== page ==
MORGANTOWN, W.Va. — A new program at WVU Medicine Children’s Hospital could prevent students from falling behind during their long-term stays.

The program started in January after local teachers contacted the hospital expressing their concerns for their students. The program offers students the opportunity to stay up-to-date with their school work regardless of their health condition.

“It’s really important for students of that age, that’s their job at that point,” said Katie Ridenour last week on WAJR-Clarksburg’s “The Gary Bowden Show.”

“If they’re missing that, they’re missing a huge part of their growth and development so its really important to keep them connected to what’s going on in their classroom.”

According to Ridenour, who is school intervention specialist, the program assists children that may be in the hospital long-term, battling conditions like cancer, cystic fibrosis or general surgery rehabilitation. The school work comes to them so that they don’t fall behind.

“If everything goes accordingly by the time that the student is ready to go back to the classroom, their work is all caught up,” she said. They’re ready to just jump back into the curriculum where they left off.”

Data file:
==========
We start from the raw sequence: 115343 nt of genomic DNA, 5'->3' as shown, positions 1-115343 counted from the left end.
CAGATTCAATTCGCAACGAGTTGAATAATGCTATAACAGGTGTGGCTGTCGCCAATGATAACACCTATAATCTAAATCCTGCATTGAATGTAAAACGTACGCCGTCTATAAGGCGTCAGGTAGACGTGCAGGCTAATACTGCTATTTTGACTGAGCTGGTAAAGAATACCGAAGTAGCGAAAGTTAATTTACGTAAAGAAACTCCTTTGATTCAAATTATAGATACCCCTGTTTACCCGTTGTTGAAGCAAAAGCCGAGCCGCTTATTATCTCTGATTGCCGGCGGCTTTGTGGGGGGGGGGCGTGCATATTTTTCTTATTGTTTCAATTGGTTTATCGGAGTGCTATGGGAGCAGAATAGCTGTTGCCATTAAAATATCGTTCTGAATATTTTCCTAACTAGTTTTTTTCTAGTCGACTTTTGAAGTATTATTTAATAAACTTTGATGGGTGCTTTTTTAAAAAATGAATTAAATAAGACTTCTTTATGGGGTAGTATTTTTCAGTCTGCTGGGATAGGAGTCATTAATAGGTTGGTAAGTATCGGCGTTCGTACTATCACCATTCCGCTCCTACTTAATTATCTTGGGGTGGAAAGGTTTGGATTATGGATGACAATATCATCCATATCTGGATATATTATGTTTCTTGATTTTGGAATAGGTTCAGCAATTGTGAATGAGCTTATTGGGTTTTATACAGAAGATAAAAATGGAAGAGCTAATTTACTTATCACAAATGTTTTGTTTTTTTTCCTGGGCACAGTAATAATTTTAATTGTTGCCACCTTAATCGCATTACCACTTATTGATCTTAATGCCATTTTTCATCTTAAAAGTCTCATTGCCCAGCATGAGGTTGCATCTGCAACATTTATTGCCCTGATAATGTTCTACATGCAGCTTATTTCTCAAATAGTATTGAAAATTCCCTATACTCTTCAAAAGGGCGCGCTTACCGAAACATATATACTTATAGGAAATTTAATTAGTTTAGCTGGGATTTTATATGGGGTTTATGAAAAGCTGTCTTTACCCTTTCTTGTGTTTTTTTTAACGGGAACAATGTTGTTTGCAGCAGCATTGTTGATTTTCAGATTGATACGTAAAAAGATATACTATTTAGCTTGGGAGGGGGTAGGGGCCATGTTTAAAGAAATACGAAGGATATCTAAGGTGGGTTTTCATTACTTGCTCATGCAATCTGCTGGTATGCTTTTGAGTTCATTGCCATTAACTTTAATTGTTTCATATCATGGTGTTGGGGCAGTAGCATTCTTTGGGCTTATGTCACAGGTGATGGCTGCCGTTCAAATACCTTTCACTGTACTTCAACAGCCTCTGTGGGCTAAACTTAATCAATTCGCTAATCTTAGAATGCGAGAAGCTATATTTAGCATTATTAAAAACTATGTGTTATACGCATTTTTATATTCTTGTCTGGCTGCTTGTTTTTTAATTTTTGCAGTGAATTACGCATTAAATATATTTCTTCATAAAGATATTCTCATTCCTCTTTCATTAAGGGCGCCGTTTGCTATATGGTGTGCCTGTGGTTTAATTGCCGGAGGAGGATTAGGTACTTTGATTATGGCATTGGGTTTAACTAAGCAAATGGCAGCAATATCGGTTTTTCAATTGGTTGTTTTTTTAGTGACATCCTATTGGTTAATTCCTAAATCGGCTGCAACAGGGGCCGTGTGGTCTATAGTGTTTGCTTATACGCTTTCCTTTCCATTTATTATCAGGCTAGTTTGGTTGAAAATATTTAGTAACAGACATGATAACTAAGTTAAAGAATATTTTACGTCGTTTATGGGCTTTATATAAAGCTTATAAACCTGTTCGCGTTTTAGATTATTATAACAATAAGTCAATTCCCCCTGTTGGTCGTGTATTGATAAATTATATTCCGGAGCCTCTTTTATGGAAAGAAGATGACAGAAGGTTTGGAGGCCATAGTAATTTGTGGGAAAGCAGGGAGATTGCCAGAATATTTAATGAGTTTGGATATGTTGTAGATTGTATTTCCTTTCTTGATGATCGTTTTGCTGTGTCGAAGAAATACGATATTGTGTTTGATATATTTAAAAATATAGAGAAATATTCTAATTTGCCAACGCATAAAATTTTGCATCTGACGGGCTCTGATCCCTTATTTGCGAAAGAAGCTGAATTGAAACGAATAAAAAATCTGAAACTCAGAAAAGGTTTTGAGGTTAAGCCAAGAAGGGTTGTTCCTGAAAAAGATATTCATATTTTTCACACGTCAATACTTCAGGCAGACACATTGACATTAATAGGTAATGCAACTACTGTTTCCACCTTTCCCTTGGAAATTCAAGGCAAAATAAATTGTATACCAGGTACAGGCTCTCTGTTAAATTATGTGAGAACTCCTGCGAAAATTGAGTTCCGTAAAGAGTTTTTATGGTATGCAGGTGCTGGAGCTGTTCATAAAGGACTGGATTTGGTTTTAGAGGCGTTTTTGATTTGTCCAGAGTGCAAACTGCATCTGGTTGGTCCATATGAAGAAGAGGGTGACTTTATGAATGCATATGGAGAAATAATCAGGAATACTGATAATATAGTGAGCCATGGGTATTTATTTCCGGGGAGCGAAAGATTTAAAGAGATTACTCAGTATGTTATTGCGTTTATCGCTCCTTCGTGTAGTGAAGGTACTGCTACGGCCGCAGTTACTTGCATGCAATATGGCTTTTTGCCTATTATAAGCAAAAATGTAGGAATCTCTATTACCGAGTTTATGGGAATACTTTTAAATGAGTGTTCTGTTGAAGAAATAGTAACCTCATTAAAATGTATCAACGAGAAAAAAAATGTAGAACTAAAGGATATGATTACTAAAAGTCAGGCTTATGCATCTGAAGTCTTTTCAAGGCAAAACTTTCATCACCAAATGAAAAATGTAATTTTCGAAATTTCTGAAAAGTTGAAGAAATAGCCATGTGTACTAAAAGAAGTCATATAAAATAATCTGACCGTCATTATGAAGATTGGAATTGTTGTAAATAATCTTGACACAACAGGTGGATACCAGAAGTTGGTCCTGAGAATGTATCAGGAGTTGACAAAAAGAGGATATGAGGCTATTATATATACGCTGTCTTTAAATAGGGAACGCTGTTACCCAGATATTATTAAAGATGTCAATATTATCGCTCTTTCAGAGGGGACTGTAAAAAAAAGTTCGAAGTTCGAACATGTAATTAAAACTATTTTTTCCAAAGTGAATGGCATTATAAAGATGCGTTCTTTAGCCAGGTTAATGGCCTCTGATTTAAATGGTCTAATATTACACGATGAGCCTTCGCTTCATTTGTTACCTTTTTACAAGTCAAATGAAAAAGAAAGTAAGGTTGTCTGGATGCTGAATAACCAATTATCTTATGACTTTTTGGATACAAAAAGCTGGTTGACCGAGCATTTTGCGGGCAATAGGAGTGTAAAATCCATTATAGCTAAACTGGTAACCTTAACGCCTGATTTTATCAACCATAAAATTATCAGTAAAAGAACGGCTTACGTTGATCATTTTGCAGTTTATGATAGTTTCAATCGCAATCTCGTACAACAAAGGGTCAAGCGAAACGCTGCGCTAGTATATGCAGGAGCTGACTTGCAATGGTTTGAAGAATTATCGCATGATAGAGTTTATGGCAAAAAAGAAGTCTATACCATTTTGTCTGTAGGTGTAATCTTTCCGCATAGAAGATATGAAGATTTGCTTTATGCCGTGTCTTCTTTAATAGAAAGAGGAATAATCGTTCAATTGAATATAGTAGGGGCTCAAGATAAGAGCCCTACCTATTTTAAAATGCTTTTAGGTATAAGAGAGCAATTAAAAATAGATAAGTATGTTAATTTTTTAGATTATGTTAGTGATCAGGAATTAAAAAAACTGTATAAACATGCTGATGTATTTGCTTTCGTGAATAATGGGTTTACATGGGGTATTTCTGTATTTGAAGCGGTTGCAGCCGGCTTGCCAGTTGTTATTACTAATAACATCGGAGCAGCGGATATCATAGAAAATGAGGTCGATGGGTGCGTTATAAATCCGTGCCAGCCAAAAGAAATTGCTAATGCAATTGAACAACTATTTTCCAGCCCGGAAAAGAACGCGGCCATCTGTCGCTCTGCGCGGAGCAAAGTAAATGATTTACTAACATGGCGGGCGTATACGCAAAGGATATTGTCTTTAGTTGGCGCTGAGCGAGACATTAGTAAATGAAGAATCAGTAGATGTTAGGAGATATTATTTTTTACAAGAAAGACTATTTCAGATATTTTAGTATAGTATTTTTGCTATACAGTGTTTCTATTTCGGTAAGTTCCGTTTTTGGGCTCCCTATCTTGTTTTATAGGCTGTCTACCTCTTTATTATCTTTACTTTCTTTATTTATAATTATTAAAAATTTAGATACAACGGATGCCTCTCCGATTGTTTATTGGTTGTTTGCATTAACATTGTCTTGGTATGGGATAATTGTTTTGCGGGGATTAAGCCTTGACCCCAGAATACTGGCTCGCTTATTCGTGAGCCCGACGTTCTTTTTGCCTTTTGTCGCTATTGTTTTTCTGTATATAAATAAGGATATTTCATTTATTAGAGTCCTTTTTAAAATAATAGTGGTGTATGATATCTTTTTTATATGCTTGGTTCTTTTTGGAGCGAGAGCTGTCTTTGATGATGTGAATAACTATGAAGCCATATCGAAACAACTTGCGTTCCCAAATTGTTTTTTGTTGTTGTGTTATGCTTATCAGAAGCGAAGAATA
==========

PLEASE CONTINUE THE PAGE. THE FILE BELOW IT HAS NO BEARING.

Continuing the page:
Ridenour says she decided to apply for the position as the school intervention specialist after spending a month in the NICU with her son who was born prematurely at 33 weeks.

“This is kind of typical for a NICU mom to get a special connection to this place,” she said.

With this position, she hopes to assist parents and make hospital and recovery time less stressful for them.

“The parents are on board because that’s something that can be overwhelming to them,” Ridenour said. “If I can take one more responsibility off their plate, at that point, then that’s a good thing for them.”

She also aims to make the hospital a comfortable environment for the students.

“The hospital can be an overwhelming place, a scary place especially for those younger children,” she said, “As much normality as we can provide for them as possible is going to benefit them.”

As of now, most of the teaching is done one-on-one with the patients. However, Ridenour said she has requested a classroom in the new addition to the hospital to foster group instruction.

The program is funded by Credit Union for Kids, a partner with the Children’s Miracle Network Hospitals. Fairmont Federal Credit Union donated $6,000 to kick off the partnership.

“In talking with them they just jumped right on board and thought that this was definitely something that they wanted to contribute to,” Ridenour said.

WVU Medicine Children’s will move into a new tower of the hospital in 2020.

A groundbreaking ceremony is scheduled for Monday, June 4, on the new tower.

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